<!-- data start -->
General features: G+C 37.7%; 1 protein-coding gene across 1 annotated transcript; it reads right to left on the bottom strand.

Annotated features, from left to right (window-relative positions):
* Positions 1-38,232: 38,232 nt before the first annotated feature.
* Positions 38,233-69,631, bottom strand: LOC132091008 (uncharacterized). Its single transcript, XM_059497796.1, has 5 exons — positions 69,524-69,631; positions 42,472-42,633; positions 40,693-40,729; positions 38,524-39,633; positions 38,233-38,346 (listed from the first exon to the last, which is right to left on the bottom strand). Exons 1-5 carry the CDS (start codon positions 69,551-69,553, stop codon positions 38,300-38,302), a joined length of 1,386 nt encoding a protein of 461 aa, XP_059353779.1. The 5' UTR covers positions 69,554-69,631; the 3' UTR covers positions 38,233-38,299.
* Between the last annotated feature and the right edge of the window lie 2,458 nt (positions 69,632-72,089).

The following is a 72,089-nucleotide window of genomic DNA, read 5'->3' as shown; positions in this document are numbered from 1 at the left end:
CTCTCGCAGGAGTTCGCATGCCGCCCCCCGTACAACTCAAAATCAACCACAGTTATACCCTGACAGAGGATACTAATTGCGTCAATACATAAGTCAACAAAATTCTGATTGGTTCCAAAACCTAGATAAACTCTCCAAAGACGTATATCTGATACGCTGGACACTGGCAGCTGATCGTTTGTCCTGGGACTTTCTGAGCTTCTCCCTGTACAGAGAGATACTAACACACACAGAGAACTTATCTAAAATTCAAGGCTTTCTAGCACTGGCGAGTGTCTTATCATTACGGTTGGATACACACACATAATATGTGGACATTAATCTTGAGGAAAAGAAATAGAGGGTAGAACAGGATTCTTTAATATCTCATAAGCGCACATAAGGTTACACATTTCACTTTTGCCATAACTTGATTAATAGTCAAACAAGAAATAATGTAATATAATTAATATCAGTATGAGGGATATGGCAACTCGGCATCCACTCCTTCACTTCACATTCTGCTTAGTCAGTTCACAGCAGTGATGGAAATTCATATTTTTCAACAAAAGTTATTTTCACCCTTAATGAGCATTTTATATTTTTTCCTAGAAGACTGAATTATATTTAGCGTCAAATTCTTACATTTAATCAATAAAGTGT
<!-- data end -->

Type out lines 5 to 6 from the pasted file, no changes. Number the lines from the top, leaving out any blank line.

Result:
* Between the last annotated feature and the right edge of the window lie 2,458 nt (positions 69,632-72,089).

The following is a 72,089-nucleotide window of genomic DNA, read 5'->3' as shown; positions in this document are numbered from 1 at the left end: